Multilevel models (MLM) can be especially difficult to estimate power for, as there are numerous parameters that can vary. In the example below, we examine a simple MLM examining the effect of time on a variable measured at 4 time points.

mlm_test <- function(simNum, N, b1, b0=0, xm=0, xsd=1, varInt=1, varSlope=1, varResid=1) {
    timePoints <- 4
    subject <- rep(1:N, each=timePoints)
    sub_int <- rep(rnorm(N, 0, sqrt(varInt)), each=timePoints)  # random intercept
    sub_slope <- rep(rnorm(N, 0, sqrt(varSlope)), each=timePoints)  # random slope
    time <- rep(0:(timePoints-1), N)
    y <- (b0 + sub_int) + (b1 + sub_slope)*time + rnorm(N*timePoints, 0, sqrt(varResid))
        # y-intercept as a function of b0 plus random intercept;
        # slope as a function of b1 plus random slope
    data <- data.frame(subject, sub_int, sub_slope, time, y)

    # for more complex models that might not converge, tryCatch() is probably
    # a good idea
    return <- tryCatch({
        model <- nlme::lme(y ~ time, random=~time|subject, data=data)
            # when using parallel processing, we must refer to functions from
            # packages directly, e.g., package::function()

        est <- summary(model)$tTable['time', 'Value']
        se <- summary(model)$tTable['time', 'Std.Error']
        p <- summary(model)$tTable['time', 'p-value']
        return(c(est=est, se=se, p=p, sig=(p < .05)))
    },
    error=function(e) {
        #message(e)  # print error message
        return(c(est=NA, se=NA, p=NA, sig=NA))
    })

    return(return)
}

# I am cutting this down to 500 iterations so that the document compiles faster; I would, however,
# recommend more iterations for a stable estimate
power_mlm <- grid_search(mlm_test, params=list(N=c(200, 300)), n.iter=500, output='data.frame', b1=.15,
    varInt=.05, varSlope=.15, varResid=.4, parallel='snow', ncpus=4)
results(power_mlm) %>%
    group_by(N.test) %>%
    summarise(
        power=mean(sig, na.rm=TRUE),
        na=sum(is.na(sig)))  # we use this to count up how many cases did not properly converge
results(power_mlm) %>%
    group_by(N.test) %>%
    summarise(
        power=mean(sig, na.rm=TRUE),
        na=sum(is.na(sig))) %>%  # we use this to count up how many cases did not properly converge
    kable(digits=3)

Structural equation modelling

Here is an example of a simple mediation model:

med_test <- function(simNum, N, aa, bb, cc) {
    x <- rnorm(N, 0, 1)
    m <- rnorm(N, aa*x, sqrt(1 - aa^2))
    y <- rnorm(N, cc*x + bb*m, sqrt(1 - cc^2 - bb^2))
    data <- data.frame(x, m, y)

    # set up lavaan model to calculate indirect effect (ab) and total effect
    model <- '
        m ~ a*x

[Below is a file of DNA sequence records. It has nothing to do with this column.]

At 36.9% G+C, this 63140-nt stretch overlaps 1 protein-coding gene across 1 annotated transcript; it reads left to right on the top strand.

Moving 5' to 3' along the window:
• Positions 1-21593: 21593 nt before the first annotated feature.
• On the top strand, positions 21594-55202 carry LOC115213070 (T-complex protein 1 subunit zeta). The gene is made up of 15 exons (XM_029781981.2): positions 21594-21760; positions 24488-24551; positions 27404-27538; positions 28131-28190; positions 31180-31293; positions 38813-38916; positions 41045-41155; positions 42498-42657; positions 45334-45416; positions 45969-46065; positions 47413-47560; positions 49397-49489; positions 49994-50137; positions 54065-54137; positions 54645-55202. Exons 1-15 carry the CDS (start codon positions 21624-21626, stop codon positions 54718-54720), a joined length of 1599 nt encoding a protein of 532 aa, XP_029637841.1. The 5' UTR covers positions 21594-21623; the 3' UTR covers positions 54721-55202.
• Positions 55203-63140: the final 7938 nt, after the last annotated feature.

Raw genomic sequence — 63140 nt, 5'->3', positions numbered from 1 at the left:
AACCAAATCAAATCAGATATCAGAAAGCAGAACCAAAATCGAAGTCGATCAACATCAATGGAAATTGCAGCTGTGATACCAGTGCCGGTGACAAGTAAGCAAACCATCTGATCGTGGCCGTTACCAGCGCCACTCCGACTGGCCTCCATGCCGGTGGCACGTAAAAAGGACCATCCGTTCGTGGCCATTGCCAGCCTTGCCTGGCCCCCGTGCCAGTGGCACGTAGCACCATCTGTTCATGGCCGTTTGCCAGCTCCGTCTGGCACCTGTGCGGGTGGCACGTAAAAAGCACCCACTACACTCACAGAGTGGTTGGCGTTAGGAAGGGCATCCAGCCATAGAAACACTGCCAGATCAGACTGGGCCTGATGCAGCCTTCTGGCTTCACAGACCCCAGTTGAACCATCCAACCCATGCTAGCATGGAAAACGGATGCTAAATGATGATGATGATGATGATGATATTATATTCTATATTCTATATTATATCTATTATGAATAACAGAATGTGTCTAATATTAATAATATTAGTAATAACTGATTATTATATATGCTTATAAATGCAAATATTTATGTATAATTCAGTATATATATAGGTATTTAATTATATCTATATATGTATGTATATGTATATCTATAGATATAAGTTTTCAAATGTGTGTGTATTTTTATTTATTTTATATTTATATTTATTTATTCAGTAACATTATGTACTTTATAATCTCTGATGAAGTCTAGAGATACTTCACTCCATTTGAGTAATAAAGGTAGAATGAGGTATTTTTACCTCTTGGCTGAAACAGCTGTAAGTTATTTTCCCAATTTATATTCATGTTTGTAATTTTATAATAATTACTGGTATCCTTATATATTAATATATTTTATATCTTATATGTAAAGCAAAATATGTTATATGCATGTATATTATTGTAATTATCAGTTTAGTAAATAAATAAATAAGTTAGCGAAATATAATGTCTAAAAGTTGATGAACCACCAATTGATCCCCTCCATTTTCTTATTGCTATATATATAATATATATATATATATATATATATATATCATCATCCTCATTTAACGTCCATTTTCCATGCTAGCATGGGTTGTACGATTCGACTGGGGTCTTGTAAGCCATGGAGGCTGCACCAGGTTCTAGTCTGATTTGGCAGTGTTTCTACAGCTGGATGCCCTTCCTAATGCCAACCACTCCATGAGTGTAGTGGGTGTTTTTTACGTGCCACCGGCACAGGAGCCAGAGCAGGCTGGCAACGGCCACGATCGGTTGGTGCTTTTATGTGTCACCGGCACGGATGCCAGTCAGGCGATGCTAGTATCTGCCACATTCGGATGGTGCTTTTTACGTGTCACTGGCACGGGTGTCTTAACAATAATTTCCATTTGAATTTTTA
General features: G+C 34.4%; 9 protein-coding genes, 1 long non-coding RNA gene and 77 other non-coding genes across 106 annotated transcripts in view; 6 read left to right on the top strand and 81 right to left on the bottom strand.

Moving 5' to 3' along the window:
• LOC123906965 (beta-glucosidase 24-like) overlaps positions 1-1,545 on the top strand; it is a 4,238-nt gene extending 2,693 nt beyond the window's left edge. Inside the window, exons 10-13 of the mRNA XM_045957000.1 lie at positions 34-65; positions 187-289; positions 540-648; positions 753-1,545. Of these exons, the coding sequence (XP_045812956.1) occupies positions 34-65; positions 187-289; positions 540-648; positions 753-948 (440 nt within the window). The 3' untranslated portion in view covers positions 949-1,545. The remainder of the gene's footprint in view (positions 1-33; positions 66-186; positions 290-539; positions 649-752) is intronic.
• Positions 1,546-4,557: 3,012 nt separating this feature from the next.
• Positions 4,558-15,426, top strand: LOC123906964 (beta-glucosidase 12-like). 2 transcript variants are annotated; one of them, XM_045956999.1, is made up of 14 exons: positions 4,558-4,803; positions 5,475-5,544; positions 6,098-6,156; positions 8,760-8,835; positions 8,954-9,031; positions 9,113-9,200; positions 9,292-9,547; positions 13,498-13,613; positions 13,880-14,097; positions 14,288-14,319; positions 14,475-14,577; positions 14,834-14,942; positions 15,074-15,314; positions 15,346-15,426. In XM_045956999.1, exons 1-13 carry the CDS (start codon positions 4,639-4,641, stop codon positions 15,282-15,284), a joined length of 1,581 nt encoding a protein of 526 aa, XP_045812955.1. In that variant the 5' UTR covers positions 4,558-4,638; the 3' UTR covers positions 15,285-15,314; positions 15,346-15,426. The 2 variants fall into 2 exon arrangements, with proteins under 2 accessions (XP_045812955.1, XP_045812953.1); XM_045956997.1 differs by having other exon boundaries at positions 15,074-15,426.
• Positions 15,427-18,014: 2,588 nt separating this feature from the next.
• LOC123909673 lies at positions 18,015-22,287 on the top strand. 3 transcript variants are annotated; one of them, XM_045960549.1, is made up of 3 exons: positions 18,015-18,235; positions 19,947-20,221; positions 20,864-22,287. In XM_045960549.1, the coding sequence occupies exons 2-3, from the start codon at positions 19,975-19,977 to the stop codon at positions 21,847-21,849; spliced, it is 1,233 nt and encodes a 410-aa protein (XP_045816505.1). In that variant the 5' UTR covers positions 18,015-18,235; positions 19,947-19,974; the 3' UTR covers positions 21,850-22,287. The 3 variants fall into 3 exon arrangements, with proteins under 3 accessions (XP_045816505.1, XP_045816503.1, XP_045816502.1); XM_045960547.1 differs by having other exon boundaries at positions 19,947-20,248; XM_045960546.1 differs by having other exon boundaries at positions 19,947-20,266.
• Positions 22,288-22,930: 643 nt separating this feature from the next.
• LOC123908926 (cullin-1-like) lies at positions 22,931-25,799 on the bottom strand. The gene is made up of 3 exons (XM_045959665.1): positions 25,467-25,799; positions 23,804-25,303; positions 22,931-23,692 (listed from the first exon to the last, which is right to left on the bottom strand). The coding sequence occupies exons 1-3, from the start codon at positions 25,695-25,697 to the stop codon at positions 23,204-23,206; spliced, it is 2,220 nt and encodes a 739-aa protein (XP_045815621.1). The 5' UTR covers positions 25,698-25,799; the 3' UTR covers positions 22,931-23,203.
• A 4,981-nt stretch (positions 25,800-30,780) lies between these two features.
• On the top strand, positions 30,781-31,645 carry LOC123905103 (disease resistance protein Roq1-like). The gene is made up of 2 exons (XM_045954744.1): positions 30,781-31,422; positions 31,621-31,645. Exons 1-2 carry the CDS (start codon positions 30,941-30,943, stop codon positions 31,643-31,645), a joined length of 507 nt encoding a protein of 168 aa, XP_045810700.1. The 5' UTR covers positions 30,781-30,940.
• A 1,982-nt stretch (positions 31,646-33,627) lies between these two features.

y ~ c*x
        y ~ b*m
        ab := a*b
        total := c + (a*b)'

    fit <- lavaan::sem(model, data=data)
    ests <- lavaan::parameterEstimates(fit)
        # when using parallel processing, we must refer to functions from
        # packages directly, e.g., package::function()

    # pull output from model
    a_est <- ests[ests$label == 'a', 'est']
    a_p <- ests[ests$label == 'a', 'pvalue']
    b_est <- ests[ests$label == 'b', 'est']
    b_p <- ests[ests$label == 'b', 'pvalue']
    c_est <- ests[ests$label == 'c', 'est']
    c_p <- ests[ests$label == 'c', 'pvalue']
    ab_est <- ests[ests$label == 'ab', 'est']
    ab_p <- ests[ests$label == 'ab', 'pvalue']

    return(c(a_est=a_est, a_p=a_p, b_est=b_est, b_p=b_p, c_est=c_est, c_p=c_p,
        ab_est=ab_est, ab_p=ab_p, sig=(ab_p < .05)))
}

# set up mediation model where x -> m = .15, m -> y = .2, and x -> y = .05
power_med <- grid_search(med_test, params=list(N=c(200, 300)), n.iter=1000, output='data.frame', aa=.15,
    bb=.2, cc=.05, parallel='snow', ncpus=4)
results(power_med) %>%
    group_by(N.test) %>%
    summarise(
        power=mean(sig, na.rm=TRUE))
results(power_med) %>%
    group_by(N.test) %>%
    summarise(
        power=mean(sig, na.rm=TRUE)) %>%
    kable(digits=3)

And an example of predicting a latent variable:

latent_test <- function(simNum, N, b1, ind1, ind2, ind3) {
    # matrix of factor structure; we have x as observed predictor, and y is a
    # latent variable with three indicators
    fmodel <- matrix(
        c(1, 0,      # x
          0, ind1,   # y1
          0, ind2,   # y2
          0, ind3),  # y3
        nrow=4, ncol=2, byrow=TRUE, dimnames=list(
            c('x', 'y1', 'y2', 'y3'),  # rows (observed)
            c('x', 'y')))              # cols (latent)

    # matrix of effects structure (variance-covariance); we are using x to
    # predict y (with coefficient specified as b1)
    y_resid_var <- sqrt(1 - b1^2)
    effects <- matrix(
        c(1, b1,            # x
          0, y_resid_var),  # y
        nrow=2, ncol=2, byrow=TRUE, dimnames=list(
            c('x', 'y'), c('x', 'y')))

    data <- paramtest::gen_data(fmodel, effects)
        # generates the data using factor and effects matrices

    model <- '
        y =~ y1 + y2 + y3
        y ~ b1*x'

    fit <- lavaan::sem(model, data=data)
    ests <- lavaan::parameterEstimates(fit)

    est <- ests[ests$label == 'b1', 'est']
    p <- ests[ests$label == 'b1', 'pvalue']

    return(c(est=est, p=p, sig=(p < .05)))
}

power_sem <- grid_search(latent_test, params=list(N=c(200, 300)), n.iter=1000, output='data.frame',
    b1=.15, ind1=.4, ind2=.4, ind3=.4, parallel='snow', ncpus=4)
results(power_sem) %>%
    group_by(N.test) %>%
    summarise(
        power=mean(sig, na.rm=TRUE))
results(power_sem) %>%
    group_by(N.test) %>%
    summarise(
        power=mean(sig, na.rm=TRUE)) %>%
    kable(digits=3)

Summary

Simulating the statistical power of complex models can be challenging due to the number of parameters that one needs to estimate. Making assumptions about how the variables covary, how they relate to each other, etc. can make it difficult. However, using the 'paramtest' package provides a flexible way to run simulations in order to properly estimate power across a variety of assumptions. Hopefully, the examples in this vignette can provide you with a useful template from which to create models that fit your particular needs.



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paramtest documentation built on Nov. 17, 2017, 7:11 a.m.